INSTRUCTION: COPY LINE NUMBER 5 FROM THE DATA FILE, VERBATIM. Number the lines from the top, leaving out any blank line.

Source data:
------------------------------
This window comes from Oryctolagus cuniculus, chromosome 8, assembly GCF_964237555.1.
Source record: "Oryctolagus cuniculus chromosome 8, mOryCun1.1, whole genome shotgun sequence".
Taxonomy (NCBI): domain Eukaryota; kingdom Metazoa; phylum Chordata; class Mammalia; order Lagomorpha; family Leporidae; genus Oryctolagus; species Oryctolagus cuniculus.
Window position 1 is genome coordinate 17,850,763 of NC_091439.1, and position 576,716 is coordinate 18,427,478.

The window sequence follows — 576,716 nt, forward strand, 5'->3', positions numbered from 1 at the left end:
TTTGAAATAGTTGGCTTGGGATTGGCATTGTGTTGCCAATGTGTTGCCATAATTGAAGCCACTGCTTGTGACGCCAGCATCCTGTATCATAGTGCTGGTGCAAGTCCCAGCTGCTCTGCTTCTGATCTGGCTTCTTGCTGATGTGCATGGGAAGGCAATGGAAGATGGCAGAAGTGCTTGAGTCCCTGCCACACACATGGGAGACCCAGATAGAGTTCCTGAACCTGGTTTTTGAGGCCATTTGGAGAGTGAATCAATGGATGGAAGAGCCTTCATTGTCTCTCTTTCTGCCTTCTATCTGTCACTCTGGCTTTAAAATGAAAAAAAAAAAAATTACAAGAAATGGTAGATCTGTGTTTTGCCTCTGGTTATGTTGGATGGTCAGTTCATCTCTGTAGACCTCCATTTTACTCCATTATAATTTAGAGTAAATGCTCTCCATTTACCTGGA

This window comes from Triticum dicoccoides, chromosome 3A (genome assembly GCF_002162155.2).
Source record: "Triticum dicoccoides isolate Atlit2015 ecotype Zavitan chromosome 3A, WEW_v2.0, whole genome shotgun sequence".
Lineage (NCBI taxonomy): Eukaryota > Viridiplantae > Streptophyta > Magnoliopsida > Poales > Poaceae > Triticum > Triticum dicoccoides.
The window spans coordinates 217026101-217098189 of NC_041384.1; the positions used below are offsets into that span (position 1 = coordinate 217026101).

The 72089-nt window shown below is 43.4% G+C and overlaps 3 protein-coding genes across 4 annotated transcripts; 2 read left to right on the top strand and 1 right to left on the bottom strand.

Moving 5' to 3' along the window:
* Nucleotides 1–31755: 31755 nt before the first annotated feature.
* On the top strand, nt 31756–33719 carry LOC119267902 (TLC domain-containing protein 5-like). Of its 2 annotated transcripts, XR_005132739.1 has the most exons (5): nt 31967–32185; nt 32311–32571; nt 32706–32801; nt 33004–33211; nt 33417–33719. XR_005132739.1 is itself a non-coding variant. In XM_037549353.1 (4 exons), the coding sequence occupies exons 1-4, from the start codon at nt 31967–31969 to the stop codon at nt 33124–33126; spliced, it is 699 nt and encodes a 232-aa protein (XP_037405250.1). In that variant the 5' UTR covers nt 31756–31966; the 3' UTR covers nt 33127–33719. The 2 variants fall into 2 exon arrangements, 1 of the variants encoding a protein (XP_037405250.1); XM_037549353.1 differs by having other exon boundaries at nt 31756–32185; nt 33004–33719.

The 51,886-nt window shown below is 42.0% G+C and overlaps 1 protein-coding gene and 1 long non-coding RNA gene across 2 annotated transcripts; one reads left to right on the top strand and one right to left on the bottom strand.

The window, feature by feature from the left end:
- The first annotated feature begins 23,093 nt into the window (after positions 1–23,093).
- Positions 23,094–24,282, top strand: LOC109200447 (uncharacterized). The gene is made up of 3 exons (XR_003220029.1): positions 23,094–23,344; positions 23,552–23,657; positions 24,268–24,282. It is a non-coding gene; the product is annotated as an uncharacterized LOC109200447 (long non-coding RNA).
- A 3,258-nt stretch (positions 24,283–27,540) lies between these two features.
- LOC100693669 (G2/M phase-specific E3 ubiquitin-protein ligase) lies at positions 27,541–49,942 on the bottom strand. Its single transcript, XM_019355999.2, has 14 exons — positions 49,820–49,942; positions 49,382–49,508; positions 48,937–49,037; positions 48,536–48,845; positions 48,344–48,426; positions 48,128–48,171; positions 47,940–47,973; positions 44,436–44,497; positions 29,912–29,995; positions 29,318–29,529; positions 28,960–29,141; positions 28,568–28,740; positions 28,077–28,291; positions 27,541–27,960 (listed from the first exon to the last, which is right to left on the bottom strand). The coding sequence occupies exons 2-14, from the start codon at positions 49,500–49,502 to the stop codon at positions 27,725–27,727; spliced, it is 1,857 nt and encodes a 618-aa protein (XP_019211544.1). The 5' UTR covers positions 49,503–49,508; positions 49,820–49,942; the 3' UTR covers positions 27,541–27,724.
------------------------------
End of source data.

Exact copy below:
The window sequence follows — 576,716 nt, forward strand, 5'->3', positions numbered from 1 at the left end: